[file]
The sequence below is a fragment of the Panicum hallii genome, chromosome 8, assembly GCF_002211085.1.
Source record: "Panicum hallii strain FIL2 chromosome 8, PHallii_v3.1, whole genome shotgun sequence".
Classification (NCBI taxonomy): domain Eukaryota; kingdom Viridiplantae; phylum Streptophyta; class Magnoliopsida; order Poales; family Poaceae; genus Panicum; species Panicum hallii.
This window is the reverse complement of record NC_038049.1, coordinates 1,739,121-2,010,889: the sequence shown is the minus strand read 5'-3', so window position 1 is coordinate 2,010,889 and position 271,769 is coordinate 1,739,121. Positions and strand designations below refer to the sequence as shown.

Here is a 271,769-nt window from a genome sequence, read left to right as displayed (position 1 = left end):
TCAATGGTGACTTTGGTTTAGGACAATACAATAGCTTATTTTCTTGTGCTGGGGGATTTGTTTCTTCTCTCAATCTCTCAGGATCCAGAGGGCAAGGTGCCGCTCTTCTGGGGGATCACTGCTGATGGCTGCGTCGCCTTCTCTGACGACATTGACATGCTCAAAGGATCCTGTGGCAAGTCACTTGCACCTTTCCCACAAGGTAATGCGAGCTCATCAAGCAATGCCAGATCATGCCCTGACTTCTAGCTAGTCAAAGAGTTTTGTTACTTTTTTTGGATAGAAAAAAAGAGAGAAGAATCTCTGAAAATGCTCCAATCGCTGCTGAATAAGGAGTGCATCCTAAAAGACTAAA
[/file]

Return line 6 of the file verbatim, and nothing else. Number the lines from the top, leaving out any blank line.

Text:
TCAATGGTGACTTTGGTTTAGGACAATACAATAGCTTATTTTCTTGTGCTGGGGGATTTGTTTCTTCTCTCAATCTCTCAGGATCCAGAGGGCAAGGTGCCGCTCTTCTGGGGGATCACTGCTGATGGCTGCGTCGCCTTCTCTGACGACATTGACATGCTCAAAGGATCCTGTGGCAAGTCACTTGCACCTTTCCCACAAGGTAATGCGAGCTCATCAAGCAATGCCAGATCATGCCCTGACTTCTAGCTAGTCAAAGAGTTTTGTTACTTTTTTTGGATAGAAAAAAAGAGAGAAGAATCTCTGAAAATGCTCCAATCGCTGCTGAATAAGGAGTGCATCCTAAAAGACTAAA